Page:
They also showered me with gifts, some that I still have to this day:

A beautiful hand-woven throw that made on an old-fashioned loom.

A hand beaded necklace with an antique tiny bell at its center. Too tiny now for my adult neck but still cherished.

A beautiful white cake stand from Tiffany’s; an odd gift for a 10-year-old girl, you might think, but as the gift giver said when he handed me the HUGE blue box, “Sweetie, if I’ve taught you nothing else, please remember this: the light blue box is always the BEST box!”

I still have those treasures, but I no longer have my fairy god-fathers.

They all eventually succumbed to HIV/AIDS. They were all in long-term relationships. Their partners died too. By the early 90’s they were all gone.

These men were the first & most prominent adult male figures in my young life; in truth, the only father figures I had growing up. I know for a fact that it is because of my time with them that I am the person, the woman, the friend, the activist, I am today.

They didn’t live to see the many strides & advances that the LGBTQ community has made. If they were still alive today, they would be at the front of the line continuing to fight the good fight for the strides still to be made.

But they aren’t, so I do it for them. It is the least I can do to honor their legacy & repay them for all they have given me.

My description of these men might seem almost disrespectful in its seemingly stereotypical depiction of gay men, but these were the men I knew, as I knew them, when I knew them. This was who they were, at a time when the gay community in SF was thriving & carefree; when the pulse of the disco beat of the day seemed to ring in sync with the beat of the cultural awakening that was taking the world by gloriously gay rainbow storm on the streets of SF.

I am so lucky that I spent my formative years as their fairy goddaughter, wrapped up in the glow of this historical time. But my golden carriage turned into a pumpkin well before midnight of my young adulthood dawned and my fairy god-fathers vanished with it.

I am a better human being because I knew them. THIS, I know for sure. My fairy god-fathers may be gone, but their rainbow colored fairy dust flows in my veins forever. They had their Pride. And they gave me mine, too. xo Lulu

I cry. And then I write.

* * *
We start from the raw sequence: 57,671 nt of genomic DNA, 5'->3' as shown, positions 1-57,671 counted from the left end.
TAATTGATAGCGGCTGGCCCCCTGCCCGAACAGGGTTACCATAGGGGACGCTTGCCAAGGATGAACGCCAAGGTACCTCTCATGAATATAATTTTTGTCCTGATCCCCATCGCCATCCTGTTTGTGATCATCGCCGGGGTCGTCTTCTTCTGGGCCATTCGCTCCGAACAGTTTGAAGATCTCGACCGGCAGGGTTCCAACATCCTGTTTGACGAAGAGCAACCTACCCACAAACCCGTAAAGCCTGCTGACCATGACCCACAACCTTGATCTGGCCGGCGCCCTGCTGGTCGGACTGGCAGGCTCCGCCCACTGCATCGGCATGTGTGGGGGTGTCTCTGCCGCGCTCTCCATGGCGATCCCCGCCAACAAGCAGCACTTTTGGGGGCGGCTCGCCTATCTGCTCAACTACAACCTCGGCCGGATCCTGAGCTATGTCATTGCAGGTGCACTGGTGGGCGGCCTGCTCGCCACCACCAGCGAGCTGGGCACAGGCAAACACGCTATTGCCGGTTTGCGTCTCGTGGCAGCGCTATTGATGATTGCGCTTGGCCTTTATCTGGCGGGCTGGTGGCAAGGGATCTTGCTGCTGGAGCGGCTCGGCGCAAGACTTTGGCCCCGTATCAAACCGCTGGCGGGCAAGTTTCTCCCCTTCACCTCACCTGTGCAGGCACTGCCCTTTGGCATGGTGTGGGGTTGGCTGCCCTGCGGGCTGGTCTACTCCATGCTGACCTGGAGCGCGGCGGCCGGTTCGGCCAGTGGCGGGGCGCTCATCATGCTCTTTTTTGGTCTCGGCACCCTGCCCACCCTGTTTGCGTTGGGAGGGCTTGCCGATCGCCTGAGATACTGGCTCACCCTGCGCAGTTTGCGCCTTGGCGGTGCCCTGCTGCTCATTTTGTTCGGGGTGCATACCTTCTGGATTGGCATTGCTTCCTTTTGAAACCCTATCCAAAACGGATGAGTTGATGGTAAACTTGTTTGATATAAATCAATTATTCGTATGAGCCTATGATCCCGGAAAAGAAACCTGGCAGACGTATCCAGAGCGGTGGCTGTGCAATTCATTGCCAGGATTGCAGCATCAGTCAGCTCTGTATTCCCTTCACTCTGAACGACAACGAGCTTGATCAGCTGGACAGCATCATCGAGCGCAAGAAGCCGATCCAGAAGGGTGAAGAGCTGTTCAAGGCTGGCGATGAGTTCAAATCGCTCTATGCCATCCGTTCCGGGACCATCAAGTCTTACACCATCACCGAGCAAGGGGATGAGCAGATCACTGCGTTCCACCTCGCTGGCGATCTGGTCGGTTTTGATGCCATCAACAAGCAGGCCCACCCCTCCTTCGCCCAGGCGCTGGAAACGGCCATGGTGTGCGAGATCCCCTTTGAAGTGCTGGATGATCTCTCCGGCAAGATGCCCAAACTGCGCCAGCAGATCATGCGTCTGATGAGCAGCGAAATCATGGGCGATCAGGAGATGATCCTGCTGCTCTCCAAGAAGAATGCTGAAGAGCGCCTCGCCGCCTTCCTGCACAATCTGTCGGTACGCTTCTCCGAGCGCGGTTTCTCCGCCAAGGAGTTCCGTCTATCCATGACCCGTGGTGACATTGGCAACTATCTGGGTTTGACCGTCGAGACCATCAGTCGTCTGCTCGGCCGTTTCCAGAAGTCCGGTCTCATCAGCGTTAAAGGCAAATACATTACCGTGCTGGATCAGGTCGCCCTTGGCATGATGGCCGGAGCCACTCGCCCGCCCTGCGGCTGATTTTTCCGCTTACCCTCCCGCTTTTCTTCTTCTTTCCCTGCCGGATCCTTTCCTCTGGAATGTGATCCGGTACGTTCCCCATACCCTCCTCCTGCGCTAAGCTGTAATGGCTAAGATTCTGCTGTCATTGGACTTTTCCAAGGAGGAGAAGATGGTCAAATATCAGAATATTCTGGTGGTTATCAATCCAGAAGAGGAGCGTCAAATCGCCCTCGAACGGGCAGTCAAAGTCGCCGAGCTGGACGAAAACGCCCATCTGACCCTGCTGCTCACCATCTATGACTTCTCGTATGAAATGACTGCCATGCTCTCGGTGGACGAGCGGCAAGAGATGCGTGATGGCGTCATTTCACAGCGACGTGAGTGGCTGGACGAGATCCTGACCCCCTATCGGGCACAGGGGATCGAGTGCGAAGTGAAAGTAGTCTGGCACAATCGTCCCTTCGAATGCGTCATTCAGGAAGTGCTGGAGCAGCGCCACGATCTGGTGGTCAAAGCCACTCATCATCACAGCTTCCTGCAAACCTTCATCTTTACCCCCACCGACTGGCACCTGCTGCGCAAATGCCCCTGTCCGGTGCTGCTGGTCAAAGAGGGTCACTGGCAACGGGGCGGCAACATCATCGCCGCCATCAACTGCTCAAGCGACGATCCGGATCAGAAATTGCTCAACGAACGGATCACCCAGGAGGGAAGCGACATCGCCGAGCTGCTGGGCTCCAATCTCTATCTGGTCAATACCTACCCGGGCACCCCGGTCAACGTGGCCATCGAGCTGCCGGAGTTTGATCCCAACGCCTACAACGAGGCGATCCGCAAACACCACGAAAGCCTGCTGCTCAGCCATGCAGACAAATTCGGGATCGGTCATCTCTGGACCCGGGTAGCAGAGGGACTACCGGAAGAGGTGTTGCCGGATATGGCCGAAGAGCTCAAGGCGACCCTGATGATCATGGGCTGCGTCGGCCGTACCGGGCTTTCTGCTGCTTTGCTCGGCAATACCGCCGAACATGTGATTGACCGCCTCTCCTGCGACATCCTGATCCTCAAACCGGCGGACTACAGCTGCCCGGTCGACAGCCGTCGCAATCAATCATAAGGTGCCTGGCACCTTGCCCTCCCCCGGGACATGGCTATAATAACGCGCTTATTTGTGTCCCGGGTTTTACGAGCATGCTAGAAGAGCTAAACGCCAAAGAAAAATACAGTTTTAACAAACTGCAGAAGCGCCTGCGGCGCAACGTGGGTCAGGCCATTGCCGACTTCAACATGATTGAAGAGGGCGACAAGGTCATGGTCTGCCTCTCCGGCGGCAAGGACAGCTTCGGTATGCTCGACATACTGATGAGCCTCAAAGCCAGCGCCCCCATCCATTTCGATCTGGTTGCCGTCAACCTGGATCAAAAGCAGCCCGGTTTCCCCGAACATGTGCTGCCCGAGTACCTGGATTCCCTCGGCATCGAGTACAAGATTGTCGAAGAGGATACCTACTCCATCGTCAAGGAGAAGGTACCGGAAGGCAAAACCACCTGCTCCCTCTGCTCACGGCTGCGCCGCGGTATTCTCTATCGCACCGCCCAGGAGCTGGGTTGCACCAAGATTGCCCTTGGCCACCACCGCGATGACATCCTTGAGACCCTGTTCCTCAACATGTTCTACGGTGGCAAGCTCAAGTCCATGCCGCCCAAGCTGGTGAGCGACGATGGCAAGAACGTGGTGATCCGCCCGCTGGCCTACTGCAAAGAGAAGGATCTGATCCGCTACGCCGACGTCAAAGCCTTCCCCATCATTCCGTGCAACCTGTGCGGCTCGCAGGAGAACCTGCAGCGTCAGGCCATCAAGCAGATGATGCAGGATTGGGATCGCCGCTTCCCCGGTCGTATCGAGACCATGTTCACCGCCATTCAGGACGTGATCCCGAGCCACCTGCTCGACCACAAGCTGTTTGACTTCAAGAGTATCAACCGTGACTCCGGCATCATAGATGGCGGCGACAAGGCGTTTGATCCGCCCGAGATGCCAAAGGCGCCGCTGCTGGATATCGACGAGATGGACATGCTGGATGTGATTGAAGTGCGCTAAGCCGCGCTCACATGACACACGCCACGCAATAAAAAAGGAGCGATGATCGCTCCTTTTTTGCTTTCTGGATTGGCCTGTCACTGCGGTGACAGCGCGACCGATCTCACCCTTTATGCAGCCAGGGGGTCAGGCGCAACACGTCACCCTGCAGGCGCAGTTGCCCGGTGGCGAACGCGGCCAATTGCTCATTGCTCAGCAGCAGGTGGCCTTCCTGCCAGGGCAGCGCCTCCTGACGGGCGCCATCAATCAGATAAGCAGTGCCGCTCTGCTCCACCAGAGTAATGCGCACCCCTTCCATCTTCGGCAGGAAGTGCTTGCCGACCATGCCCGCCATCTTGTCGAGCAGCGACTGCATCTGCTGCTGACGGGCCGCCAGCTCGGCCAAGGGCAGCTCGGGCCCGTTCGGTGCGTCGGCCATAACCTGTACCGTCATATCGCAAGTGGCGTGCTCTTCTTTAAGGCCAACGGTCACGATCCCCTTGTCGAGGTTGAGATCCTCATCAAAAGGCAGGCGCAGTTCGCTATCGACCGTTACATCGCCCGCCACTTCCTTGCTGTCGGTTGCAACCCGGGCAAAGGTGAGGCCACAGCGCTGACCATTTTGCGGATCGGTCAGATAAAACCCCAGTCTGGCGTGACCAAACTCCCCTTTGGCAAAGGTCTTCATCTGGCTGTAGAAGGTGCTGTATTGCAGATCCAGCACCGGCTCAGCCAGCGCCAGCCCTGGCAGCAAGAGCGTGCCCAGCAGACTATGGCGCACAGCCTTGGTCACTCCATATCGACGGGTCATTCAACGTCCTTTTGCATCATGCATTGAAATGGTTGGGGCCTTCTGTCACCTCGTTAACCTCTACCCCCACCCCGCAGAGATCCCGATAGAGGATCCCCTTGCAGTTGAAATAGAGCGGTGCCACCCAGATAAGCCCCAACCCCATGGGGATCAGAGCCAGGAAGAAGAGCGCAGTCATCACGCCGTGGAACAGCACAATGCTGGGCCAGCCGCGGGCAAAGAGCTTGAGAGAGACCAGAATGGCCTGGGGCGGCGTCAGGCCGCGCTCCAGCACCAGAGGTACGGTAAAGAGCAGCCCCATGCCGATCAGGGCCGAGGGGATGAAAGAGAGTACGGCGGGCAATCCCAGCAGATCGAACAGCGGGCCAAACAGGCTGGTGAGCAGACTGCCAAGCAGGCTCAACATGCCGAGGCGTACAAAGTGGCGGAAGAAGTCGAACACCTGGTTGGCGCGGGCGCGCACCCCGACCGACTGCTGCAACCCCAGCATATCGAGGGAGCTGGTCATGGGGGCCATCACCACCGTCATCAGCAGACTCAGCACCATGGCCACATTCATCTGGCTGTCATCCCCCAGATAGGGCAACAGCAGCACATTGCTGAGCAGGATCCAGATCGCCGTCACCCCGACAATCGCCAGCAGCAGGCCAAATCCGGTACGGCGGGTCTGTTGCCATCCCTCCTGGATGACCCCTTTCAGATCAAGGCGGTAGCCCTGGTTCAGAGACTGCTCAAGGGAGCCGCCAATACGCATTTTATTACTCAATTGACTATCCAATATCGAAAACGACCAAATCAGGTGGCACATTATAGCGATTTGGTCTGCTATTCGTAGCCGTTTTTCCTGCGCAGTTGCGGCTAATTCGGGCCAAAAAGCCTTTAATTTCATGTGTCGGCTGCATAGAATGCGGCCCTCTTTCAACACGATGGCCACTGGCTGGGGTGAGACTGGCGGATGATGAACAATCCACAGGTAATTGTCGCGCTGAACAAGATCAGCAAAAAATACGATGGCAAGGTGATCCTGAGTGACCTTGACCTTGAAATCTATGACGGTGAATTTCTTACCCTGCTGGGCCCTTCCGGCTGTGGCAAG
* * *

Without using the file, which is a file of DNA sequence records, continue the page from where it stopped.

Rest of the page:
I cry every day. Not sad boo-hoo tears. Sometimes not even really actual tears. Just that lump in the throat on the verge of crying feeling you get when you feel something deeply. It happens when I’m happy or sad or moved, usually by an unexpected moment of humanity, either witnessed by or extended to me. A child trying to navigate a melting ice cream cone. Someone letting me go ahead of them in the checkout line because I only have four items and they have 846. A video of a pup welcoming home its war vet owner. The person who moves over, without me having to glare at them, to offer me a seat on the bus. That hard-knock life story kid who makes it through to the next round on “American Idol”. My emotions are always right there…on the surface. I am easily moved. So to process it, to make sense of it, to prevent myself from wading in a puddle of tears all day, every day, I write. For myself mainly. For friends and family quite often. I need to get the emotions out…somehow. I also eat lots of pizza and chocolate to deal with the emotions…but, well, ya know. It’s a slippery slope into perma-stretchy-pants land. So I cry. And then I write.

People tell me I’m good at it (the writing, not the eating, though I have mastered that quite well). I don’t really understand that. I just write. I write the way I think and the way I talk. That may not be a good thing but it’s the only way I know how. I don’t worry about, nor am I interested in, the “proper” way to write. I’m not interested in “constructive criticism” when it comes to my “process”. I don’t write for that part of the experience. For me writing is just a way to express myself and if someone starts telling me that I am not expressing myself the “right” way, well, ain’t nobody got time for that. I get grumpy and defiant and my Triple Taurus vibe comes out (yes, that’s right. I said it. Triple Taurus). Plus, I’m much too thin-skinned to accept that type of feedback with an open heart. I know my emotional limits. I can’t change the way I write, my approach, my style, nor do I have any desire to. It is what it is. I just write. Because I feel things. So I cry. And then I write.

I took a fiction writing class in college during my senior year to fulfill an art requirement. The sad irony of the child of two artist parents is that I am the least artistic person you will ever meet. My stick figures are round. So a writing class seemed a good option. I enjoyed it. But it was frustrating because there were rules and criticism and it just took the joy out of the experience. I do however, enjoy the editing process. I usually just start wring stream of consciousness style and I have a tendency to use “&” a lot instead of writing the word “and”; I am trying to change that. That is a concession I will make for this endeavor. I love to revisit what I’ve written and fine tune it. Finding the perfect word, or turn of a phrase…that is actually where the joy comes for me. Getting it just right. I think that’s why I like writing. I can take as much time as I need to say exactly what I mean to say, the way I want to say it. Total “verbal” control. There is not much in life that I can control. The realm of my written words is that rare exception. So I cry. And then I write.